Composite Error of a Current Transformer (CT) is defined as the rms value of difference between the ideal secondary current and the actual secondary current. It includes ratio error, phase error and the effect of harmonics present in the exciting current. Composite error is used to express the accuracy of protection class CT.
You might have seen protection class CT 5P. Here 5P means a Protection class CT whose composite error shall not exceed 5% at its accuracy limit primary current. To be more clearer, consider 5P10 CT. This means that the composite error of CT will not exceed 5% when primary current is 10 times of the rated current.
Before we go into the calculation part, first of all we understand the term ideal secondary current. Ideal secondary current means the CT secondary current when following are assume:
- Leakage flux is negligible. This means all the flux generated by primary is linked with the secondary.
- Core loss i.e. hysteresis and eddy current loss is negligible.
- Saturation curve of core is linear.
Considering the above assumptions, the secondary current will be exact replica of the primary current. This means, the phase and ratio error will be zero. This is called ideal secondary current.
Calculation of Composite Error:
Let us now derive the formula for Composite Error. For this, carefully observe the phasor diagram shown below (symbols have their usual meaning):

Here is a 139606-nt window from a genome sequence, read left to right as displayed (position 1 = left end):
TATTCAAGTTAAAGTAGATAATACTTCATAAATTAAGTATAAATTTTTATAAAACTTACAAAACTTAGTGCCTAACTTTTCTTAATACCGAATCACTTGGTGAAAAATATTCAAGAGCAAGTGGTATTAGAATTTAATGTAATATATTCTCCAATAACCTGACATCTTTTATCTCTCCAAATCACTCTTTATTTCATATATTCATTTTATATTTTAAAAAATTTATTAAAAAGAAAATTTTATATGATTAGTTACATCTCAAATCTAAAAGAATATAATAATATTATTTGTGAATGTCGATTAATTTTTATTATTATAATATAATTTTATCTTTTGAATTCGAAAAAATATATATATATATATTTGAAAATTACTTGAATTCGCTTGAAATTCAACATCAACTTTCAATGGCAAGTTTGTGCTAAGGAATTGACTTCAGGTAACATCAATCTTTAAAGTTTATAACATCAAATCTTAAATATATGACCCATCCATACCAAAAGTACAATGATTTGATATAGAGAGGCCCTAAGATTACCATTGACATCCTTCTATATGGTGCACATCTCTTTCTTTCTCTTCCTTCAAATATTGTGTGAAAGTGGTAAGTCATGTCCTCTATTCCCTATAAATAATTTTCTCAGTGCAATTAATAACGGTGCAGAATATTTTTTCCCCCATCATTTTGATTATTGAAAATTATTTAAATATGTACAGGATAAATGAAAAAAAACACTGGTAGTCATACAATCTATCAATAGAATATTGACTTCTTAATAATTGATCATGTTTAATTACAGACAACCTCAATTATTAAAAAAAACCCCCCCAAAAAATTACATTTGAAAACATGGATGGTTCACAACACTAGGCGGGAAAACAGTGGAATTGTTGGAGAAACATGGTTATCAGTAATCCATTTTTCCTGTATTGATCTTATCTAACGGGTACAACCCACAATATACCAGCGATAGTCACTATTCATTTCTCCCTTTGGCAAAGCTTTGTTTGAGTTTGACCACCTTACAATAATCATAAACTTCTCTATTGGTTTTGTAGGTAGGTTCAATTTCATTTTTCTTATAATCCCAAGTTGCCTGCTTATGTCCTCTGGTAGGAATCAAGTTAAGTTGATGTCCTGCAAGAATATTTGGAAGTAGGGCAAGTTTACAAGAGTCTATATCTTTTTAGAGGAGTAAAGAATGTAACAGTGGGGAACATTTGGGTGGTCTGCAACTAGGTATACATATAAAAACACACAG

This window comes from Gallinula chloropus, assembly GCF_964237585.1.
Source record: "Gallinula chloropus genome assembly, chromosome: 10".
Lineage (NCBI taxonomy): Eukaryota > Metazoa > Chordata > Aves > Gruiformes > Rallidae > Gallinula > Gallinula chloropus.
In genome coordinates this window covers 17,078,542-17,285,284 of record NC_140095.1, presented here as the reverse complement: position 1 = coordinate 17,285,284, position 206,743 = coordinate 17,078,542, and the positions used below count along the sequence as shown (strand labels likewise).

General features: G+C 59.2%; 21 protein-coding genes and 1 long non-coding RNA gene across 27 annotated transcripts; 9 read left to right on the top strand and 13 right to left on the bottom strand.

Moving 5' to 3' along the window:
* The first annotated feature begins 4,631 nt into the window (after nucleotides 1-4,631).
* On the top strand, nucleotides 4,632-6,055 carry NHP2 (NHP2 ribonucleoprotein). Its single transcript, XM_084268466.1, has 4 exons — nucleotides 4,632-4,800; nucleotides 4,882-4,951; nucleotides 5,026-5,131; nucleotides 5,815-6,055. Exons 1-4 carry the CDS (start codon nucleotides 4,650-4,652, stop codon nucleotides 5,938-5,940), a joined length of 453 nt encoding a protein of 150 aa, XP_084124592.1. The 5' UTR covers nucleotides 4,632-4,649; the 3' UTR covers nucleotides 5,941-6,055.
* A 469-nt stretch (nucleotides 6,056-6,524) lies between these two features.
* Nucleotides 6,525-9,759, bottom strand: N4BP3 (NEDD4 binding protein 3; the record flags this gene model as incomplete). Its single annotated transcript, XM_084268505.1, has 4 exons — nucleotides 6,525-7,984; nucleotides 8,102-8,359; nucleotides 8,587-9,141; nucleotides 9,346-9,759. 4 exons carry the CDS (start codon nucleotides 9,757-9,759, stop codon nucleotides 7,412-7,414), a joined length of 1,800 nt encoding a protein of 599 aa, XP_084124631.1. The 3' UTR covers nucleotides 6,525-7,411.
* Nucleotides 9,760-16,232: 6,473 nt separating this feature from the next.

The ideal secondary current here is Is whereas the actual CT secondary current (Ip/n) assuming transformation ratio to be “n”. It may be noted that this difference between the actual and ideal secondary current is due to core loss, magnetizing current component and non-linearity of the saturation curve of core. To find the difference between the two, we should consider the instantaneous value of is and ip and vector subtraction should be used. This difference is equal to the excitation current (I0) of the CT as evident from phasor.
Difference between the ideal secondary current and actual secondary current
= [is – (ip/n)]
= (nis – ip)/n
Now, we need to find the rms value of this difference in between the ideal secondary current and actual secondary current.
Percentage Composite Error is defined as the composite error expressed as the percentage of actual CT secondary current. It is often denoted by “ε”. Thus % composite error is calculated as
Formula of Composite Error of CT:
The formula of percentage composite error of current transformer is given below.